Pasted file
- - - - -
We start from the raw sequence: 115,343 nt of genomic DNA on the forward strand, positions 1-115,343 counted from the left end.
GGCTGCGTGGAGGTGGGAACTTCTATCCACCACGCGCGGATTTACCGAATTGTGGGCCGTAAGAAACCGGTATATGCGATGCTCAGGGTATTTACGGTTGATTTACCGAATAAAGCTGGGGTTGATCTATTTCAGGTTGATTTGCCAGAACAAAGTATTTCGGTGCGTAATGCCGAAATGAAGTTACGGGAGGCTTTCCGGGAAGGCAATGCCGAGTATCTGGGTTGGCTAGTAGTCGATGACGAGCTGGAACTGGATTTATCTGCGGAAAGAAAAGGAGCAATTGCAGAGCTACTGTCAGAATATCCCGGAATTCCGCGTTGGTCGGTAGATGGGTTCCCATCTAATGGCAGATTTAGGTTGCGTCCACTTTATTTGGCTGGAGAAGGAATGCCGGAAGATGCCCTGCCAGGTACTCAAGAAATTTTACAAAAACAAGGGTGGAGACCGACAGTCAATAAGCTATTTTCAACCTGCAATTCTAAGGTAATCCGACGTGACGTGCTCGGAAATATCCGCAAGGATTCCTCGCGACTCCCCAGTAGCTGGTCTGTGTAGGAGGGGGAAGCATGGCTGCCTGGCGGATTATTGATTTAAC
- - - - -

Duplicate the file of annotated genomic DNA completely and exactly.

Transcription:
We start from the raw sequence: 115,343 nt of genomic DNA on the forward strand, positions 1-115,343 counted from the left end.
GGCTGCGTGGAGGTGGGAACTTCTATCCACCACGCGCGGATTTACCGAATTGTGGGCCGTAAGAAACCGGTATATGCGATGCTCAGGGTATTTACGGTTGATTTACCGAATAAAGCTGGGGTTGATCTATTTCAGGTTGATTTGCCAGAACAAAGTATTTCGGTGCGTAATGCCGAAATGAAGTTACGGGAGGCTTTCCGGGAAGGCAATGCCGAGTATCTGGGTTGGCTAGTAGTCGATGACGAGCTGGAACTGGATTTATCTGCGGAAAGAAAAGGAGCAATTGCAGAGCTACTGTCAGAATATCCCGGAATTCCGCGTTGGTCGGTAGATGGGTTCCCATCTAATGGCAGATTTAGGTTGCGTCCACTTTATTTGGCTGGAGAAGGAATGCCGGAAGATGCCCTGCCAGGTACTCAAGAAATTTTACAAAAACAAGGGTGGAGACCGACAGTCAATAAGCTATTTTCAACCTGCAATTCTAAGGTAATCCGACGTGACGTGCTCGGAAATATCCGCAAGGATTCCTCGCGACTCCCCAGTAGCTGGTCTGTGTAGGAGGGGGAAGCATGGCTGCCTGGCGGATTATTGATTTAAC